Day 69 -11Sep 2012- At West Busselton

Just as we climbed into bed last night it began to rain and although it did not rain for too long, it was quite heavy at times.

We left Serpentine around 9.00am and headed along the South Western Highway. In our typical fashion we chose not to drive along HWY 1. We were told that this other Highway (20) was the more scenic and it certainly was a lovely drive as we headed towards Bunbury. Must mention that here in W.A. they do not have creeks- all small streams are called ‘brooks’.

Beautiful scenery on South West Hwy

A lot of the land just out of Serpentine is horse stud country. There were some magnificent properties – beautifully laid out with black fencing (not the usual white). They were so well laid out with fantastic pastures and were so picturesque with trees everywhere. Some of them were huge – their boundary fence along the highway went for 2 or 3 kms. Today we saw our first dairy farm for a long while. Once again the paddocks were very lush. There were plenty of young heifer calves out in the paddocks. Didn’t make us wish we were still dairying though! We passed through a town called Harvey. A lot of the milk for sale here in Western Australia has the brand ‘Harvey Milk’ and it seems it is manufactured somewhere here. We also passed the first real orchards since leaving the Goulburn Valley. (I know the Carnarvon area was a citrus production area but we never saw the orchards as such). All the trees were coming out in blossom and it was very pretty.We saw an alternative tourist drive to Bunbury via Collie so we turned off on that road- it was called the Coalfields Highway. It was a lovely drive through unbelievably lush farm land.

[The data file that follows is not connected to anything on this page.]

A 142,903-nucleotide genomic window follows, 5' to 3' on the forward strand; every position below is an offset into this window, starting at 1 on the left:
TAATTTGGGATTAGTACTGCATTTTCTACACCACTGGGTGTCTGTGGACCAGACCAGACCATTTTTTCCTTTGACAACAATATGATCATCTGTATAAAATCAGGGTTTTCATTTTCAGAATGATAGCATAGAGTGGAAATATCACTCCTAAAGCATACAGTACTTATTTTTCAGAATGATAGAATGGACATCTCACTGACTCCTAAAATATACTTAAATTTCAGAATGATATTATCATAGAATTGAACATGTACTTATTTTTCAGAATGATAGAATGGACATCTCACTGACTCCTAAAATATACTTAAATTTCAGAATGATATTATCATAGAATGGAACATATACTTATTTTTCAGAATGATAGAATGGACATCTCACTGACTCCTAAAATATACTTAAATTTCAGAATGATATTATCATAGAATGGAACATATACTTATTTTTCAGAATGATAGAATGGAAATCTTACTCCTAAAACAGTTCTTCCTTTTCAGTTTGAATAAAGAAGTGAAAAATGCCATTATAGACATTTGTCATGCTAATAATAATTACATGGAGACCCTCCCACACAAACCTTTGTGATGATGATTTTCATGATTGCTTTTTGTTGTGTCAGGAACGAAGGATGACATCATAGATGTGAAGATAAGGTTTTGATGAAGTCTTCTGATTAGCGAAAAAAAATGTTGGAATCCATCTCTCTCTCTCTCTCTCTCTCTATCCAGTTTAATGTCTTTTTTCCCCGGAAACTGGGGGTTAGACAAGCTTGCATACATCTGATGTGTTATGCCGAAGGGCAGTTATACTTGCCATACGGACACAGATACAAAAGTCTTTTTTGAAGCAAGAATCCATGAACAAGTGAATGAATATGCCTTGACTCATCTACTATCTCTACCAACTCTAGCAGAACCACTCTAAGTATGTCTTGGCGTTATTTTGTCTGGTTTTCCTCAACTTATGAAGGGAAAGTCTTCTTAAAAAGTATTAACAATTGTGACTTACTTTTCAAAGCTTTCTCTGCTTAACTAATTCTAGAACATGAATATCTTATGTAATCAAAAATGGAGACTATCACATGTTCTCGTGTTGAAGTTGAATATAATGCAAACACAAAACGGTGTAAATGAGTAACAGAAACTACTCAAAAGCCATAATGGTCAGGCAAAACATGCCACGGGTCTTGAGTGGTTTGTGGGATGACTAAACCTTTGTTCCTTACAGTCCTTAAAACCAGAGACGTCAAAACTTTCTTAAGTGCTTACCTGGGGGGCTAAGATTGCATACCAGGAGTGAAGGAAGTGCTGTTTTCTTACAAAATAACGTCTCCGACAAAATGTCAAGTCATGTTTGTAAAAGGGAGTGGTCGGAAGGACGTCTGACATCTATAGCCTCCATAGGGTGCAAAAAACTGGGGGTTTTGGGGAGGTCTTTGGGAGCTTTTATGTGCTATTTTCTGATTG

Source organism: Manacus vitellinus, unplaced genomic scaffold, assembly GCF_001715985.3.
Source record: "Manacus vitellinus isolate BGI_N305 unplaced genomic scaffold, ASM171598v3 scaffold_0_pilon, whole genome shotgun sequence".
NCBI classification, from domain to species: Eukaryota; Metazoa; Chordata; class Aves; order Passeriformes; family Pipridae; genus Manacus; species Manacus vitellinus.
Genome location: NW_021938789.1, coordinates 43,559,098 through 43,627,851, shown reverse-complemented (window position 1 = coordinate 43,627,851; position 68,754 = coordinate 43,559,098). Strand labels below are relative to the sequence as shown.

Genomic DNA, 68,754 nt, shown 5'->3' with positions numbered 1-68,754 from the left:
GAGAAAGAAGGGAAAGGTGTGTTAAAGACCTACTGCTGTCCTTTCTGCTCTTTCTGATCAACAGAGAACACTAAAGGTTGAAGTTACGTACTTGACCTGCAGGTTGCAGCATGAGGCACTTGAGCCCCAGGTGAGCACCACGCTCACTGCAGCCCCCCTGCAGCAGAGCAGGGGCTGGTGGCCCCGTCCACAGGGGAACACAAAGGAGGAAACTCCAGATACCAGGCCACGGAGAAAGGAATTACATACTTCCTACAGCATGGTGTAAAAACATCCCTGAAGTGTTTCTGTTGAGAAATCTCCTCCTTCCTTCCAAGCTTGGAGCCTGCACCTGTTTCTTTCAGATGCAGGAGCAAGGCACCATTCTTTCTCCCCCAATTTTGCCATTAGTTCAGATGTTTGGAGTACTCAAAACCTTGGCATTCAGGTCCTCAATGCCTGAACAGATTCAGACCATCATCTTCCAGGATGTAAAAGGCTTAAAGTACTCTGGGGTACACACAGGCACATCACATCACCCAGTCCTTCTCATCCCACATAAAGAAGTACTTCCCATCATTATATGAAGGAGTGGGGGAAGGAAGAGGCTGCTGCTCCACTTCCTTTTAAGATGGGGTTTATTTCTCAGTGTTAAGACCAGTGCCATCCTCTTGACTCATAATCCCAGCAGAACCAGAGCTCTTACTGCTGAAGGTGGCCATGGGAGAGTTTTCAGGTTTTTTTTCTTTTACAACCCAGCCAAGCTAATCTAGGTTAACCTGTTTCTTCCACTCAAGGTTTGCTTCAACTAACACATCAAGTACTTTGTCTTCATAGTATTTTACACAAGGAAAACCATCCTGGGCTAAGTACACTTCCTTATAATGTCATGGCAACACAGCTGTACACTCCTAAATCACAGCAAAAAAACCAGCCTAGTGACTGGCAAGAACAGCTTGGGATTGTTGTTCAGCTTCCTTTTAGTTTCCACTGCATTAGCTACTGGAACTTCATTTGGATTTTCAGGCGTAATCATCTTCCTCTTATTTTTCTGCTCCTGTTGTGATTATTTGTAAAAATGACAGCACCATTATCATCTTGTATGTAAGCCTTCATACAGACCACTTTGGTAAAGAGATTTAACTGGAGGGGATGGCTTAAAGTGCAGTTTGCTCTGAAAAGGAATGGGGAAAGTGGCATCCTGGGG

Once we reached Collie we realised the only way to Bunbury was either back the same way we drove in (almost anathema to Ian!!) or a longer route via Donnybrook which then turned northwards back to Bunbury – so we chose that route.

Alternate tourist drive

It was also a lovely drive. We passed all kinds of agriculture – dairy/beef/sheep/goats/vineyards/cropping/fruit as well as timber sawmills. This is the area where Alcoa has aluminim smelters. Mineral Sands are also mined here. Very diversified area.

We arrived in Bunbury around lunchtime. We visited the local Info centre to see what we could do in a few hours and then went to the supermarket and bought fresh fruit for lunch. The weather was overcast and there was a strong breeze blowing.

Bunbury is situated right on the coast so we did a long tourist walk over to a bridge which led to the popular local beach.

Mangrove swamp on inlet at Bunbury

From here we went to a small inlet and looked at a mangrove swamp which is the southernmost mangrove in Australia. It is a protected area naturally, but there was a 200 metre boardwalk built through the swamp which were we able to walk. Very interesting. This side of Bunbury is quite calm – the ocean side has all the surf. While we were heading over the bridge we saw 2 dolphins feeding nearby. I was able to just get a photo as the tail came out of  the water.

Dolphin in inlet at Bunbury

We walked back to our Van and then headed south to Busselton. We planned to stay at a Van Park just out of town on Geographe Bay and arrived there around 3.30pm. This would be the most plush Park we have ever stayed at. It is rated 5 stars.  Cost is $39 per night.We have booked for 2 nights to start with as we were told it is much easier to see the Margaret River area without having to pull a caravan behind. From the brochures we have it sure looks like there will be a lot to keep us occupied. Have heard it is possible to see whales now so we may look into doing one of those trips. We’ll see tomorrow.

Love to all, Janese and Ian


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